FlyFishing Retailer to leave Denver?

Editor's note: Please see the comments section for notes and clarifications.

What were the highlights from FlyFishing Retailer 2009?

1. Deneki Outdoors "from the floor" blog posts
2. The self-sacrificing mosquito testers in the Simms booth.
3. The Drake Fly Fishing Movie Awards
4. Leaving Denver.

There's a lot of optimism at the 2010 Fly Fishing Retailer show. Unfortunately for Denver, that optimism is going to Salt Lake City.

The announcement came yesterday morning at the AFFTA breakfast prior to the show opening. It was based on the recommendation of the AFFTA board, which at this point is practically the whole exhibitor list for the show. The phrase "the industry is at a crossroad" came up a couple times, and I suppose that's true if you consider a four-way stop with two dead ends a crossroad.

There's good energy at FFR, don't get me wrong. But that good energy is coming from the same place as always: from a handful of fired-up exhibitors, from a few outfitters who don't just love to fish, and from Tom Bie. Other than that, the show is a graveyard.

There's a lot of cement showing at the FFR show this year, due to shrinking exhibitor numbers as well as shrinking booth space. Thank God for casting ponds.

There are also a lot of curtains, which can be directly attributed to the conspicuous absence of Orvis (allegedly, they were planning to exhibit in a hotel ballroom across the street ... and allegedly, they moved into a convention center conference room in half-hearted last minute show of industry "solidarity").

But according to the powers that be, FFR attendance figures are approximately the same as last year ... and the year before, and the year before ... an unarguable fact that isn't necessarily good news.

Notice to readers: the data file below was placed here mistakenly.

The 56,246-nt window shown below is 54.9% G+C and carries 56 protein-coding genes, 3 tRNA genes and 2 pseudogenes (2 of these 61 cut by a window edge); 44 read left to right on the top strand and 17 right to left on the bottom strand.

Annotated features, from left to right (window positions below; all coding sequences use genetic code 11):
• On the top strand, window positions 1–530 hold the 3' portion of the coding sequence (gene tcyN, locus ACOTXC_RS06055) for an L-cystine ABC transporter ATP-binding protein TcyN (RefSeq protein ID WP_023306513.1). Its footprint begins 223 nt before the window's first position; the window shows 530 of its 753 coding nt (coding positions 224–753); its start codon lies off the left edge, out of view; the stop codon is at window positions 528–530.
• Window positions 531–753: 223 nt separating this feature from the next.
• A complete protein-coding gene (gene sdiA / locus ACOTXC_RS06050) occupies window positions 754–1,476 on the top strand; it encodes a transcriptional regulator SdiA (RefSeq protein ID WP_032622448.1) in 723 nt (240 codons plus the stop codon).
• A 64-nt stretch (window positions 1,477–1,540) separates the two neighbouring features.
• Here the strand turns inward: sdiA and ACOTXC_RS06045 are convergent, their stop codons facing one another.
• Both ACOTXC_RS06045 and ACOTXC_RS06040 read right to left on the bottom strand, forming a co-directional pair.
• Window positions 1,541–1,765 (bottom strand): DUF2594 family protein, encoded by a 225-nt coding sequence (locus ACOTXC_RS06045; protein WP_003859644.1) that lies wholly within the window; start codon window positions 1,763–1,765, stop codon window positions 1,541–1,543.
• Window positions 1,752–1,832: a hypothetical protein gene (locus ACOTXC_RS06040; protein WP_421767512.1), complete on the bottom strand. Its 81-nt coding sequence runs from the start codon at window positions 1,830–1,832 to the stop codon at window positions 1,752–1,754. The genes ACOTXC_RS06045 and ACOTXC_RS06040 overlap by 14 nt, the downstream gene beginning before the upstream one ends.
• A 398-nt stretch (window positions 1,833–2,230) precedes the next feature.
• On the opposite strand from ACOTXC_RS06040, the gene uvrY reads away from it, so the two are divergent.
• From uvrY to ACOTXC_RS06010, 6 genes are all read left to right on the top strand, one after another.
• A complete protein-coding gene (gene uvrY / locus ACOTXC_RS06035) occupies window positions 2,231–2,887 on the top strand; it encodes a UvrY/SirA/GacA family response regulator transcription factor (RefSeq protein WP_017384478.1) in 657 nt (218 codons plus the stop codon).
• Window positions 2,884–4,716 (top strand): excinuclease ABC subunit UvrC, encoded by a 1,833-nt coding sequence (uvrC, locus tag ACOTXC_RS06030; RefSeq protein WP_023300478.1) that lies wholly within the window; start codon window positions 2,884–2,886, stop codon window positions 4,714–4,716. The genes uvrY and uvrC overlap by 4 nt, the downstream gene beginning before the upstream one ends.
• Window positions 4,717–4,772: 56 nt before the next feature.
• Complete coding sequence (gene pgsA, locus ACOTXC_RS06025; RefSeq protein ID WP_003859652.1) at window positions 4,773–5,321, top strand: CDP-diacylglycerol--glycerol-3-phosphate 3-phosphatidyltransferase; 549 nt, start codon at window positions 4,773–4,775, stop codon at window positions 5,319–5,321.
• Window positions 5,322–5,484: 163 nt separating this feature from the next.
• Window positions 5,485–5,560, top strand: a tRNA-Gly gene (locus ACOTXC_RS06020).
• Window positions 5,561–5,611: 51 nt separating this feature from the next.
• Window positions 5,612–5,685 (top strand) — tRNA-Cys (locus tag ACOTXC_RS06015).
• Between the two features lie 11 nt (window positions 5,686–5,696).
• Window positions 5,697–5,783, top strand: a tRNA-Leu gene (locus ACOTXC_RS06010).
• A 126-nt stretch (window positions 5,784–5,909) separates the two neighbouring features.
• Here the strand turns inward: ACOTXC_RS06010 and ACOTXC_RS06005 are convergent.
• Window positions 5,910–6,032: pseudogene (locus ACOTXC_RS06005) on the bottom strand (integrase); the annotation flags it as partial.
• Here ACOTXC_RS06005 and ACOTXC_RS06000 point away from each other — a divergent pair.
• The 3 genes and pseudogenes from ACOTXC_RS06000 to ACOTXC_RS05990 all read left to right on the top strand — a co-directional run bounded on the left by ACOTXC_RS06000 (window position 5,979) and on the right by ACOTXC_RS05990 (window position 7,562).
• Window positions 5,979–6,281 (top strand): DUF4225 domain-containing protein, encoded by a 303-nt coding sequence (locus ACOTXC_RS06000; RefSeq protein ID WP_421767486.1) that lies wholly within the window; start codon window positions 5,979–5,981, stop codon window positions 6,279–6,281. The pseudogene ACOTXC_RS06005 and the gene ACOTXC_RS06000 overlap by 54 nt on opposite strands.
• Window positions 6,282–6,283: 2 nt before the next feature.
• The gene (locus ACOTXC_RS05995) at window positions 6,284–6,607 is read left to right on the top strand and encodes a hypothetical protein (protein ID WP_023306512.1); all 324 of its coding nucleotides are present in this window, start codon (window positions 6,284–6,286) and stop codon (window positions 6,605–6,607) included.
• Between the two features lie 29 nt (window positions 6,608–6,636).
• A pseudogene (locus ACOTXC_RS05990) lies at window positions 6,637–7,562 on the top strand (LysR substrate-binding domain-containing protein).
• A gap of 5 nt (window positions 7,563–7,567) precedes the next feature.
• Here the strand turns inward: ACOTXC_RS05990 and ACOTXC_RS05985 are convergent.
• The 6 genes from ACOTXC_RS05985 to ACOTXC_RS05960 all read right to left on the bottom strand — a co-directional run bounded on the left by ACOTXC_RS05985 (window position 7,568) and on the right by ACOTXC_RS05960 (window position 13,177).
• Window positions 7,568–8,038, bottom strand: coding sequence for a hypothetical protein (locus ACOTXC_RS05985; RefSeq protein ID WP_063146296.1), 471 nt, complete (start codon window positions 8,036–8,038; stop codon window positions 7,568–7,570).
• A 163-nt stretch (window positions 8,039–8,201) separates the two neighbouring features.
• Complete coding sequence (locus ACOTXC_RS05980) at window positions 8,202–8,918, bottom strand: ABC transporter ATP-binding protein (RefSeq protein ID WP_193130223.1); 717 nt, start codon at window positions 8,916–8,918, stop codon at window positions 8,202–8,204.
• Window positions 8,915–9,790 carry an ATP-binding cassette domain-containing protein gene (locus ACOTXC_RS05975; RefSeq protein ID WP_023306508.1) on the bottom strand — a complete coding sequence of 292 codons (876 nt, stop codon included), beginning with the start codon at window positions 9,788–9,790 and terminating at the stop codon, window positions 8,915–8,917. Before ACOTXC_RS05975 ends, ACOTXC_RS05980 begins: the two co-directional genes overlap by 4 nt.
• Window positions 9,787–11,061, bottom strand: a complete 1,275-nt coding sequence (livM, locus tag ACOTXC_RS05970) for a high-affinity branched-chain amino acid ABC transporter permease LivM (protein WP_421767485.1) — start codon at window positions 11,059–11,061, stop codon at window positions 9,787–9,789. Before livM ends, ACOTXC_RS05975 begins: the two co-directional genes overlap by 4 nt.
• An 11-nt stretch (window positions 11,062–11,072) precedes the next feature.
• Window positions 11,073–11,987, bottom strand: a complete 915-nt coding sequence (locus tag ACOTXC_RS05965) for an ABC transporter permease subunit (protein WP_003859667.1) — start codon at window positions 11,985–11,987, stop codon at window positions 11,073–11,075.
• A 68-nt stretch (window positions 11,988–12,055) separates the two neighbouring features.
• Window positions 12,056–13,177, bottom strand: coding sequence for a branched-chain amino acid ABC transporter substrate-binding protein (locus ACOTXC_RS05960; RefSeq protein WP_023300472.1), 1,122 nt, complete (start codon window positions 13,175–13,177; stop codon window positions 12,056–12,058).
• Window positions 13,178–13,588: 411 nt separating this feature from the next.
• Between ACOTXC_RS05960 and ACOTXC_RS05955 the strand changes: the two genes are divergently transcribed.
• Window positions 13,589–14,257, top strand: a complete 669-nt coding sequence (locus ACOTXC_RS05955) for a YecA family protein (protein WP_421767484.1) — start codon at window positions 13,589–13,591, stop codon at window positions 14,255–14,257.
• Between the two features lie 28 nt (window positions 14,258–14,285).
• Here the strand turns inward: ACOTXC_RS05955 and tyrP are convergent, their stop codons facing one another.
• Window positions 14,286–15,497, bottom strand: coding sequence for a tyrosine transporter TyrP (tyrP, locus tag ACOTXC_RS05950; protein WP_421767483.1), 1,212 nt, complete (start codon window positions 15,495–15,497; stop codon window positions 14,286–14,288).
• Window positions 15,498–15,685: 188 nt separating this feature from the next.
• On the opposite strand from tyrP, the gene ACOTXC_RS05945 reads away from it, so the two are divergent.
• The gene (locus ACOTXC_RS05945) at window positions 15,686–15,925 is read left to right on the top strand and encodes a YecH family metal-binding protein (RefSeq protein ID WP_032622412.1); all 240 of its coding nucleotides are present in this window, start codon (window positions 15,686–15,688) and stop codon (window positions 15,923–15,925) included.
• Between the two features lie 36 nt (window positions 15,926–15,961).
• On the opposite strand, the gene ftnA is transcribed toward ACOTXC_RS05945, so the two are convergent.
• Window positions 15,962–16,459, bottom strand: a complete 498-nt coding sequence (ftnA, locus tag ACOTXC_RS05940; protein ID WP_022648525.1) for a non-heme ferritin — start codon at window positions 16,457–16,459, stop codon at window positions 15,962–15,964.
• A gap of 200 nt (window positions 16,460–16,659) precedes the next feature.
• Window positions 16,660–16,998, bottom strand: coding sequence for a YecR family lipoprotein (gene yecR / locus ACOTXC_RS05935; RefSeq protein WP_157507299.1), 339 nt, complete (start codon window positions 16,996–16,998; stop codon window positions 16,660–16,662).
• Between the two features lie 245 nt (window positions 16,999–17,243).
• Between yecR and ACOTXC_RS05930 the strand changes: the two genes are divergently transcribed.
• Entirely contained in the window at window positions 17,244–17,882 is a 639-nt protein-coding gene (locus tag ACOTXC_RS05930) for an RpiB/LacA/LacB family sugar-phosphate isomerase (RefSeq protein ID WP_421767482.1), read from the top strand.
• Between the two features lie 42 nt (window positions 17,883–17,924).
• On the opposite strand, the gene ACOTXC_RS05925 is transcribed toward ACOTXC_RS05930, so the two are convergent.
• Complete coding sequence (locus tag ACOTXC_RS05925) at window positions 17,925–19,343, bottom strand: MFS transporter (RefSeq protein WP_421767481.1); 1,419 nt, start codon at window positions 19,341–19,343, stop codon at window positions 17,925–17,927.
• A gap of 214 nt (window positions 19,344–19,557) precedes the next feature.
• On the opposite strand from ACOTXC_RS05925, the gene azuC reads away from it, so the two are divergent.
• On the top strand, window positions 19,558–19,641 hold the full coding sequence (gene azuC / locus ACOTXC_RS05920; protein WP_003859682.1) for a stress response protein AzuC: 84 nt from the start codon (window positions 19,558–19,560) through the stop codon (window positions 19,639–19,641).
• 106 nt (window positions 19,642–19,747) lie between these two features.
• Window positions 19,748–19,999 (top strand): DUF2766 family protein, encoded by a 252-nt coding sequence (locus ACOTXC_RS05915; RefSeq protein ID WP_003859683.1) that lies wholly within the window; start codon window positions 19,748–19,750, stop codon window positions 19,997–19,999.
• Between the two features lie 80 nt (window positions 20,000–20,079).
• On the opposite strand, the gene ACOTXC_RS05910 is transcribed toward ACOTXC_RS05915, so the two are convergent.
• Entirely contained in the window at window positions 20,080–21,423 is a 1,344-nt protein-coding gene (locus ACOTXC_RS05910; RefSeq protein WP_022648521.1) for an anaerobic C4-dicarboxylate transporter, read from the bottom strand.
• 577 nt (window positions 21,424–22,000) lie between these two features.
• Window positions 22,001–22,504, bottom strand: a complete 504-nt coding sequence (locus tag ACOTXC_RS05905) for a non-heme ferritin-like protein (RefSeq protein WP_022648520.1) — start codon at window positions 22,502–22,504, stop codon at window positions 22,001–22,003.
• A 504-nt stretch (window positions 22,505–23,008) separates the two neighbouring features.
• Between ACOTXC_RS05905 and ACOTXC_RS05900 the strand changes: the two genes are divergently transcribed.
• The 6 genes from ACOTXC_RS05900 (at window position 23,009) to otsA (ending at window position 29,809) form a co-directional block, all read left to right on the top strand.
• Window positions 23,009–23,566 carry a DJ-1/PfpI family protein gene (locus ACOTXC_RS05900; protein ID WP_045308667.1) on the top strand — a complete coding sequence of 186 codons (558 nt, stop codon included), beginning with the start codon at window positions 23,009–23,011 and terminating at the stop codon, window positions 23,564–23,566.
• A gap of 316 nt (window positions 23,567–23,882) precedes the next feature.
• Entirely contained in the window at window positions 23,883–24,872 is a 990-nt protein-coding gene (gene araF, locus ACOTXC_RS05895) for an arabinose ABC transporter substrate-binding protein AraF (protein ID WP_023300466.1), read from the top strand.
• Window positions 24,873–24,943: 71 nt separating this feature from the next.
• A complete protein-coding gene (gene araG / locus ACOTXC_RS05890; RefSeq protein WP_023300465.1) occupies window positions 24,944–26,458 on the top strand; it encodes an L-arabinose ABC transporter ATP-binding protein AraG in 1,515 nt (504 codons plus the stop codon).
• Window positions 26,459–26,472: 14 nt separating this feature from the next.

The current plan is to fold FFR into the Outdoor Retailer show, which is a worthy goal. Even though Kenji (the show director for both FFR and OR) raised his eyebrows and tried to convince me that it'll be a challenge to fold the fly world into the Salt Palace, I'm not convinced it'll be that hard. Not just because of the recent exodus of paddlesports companies from OR, but because the tiny FFR roster could legitimately fit in the lobby of a Holiday Inn Express.

Which brings up a decent point ... instead of trying to make the fly fishing industry bigger ... why not make it smaller? Why not make it an elite few instead of a straggly crowd? Why not take it to a new town every year, showcasing the industry's finest in fish-crazy places like Bozeman or Portland or Burlington?

Don't get me wrong, I'm in favor of the fly show leaving Denver behind. I think blending with some new faces will do good things for specialty fly business. And I think that Denver never really provided enough sizzle to motivate the industry.

So ... what we have is a tiny, aging group of passionate sporting enthusiasts who have come to a consensus that Denver is a poor choice for their trade show.

Just in time


  1. A couple of comments:

    I was at FFR last year doing some snooping around. I talked to the editor of one of the trade rags -- I think it was Fly FisherMAN. I asked what percentage of fly fishing participants were women. He said it was about 6 or 7 percent, he couldn't remember. Worse yet, he seemed to thank that was okay, and that they really weren't all that interested in the sport. Perfect.

    Paddlesports did not "exodus" from the OR show, a few vocal folks threw a tantrum. Paddlesports was down about 20 manufacturers, some of which are out of business. The majority of people who were not there last year are already talking about coming back, even with smaller footprint, which made sense anyway. Some of them were in huge booths with a lot of empty space.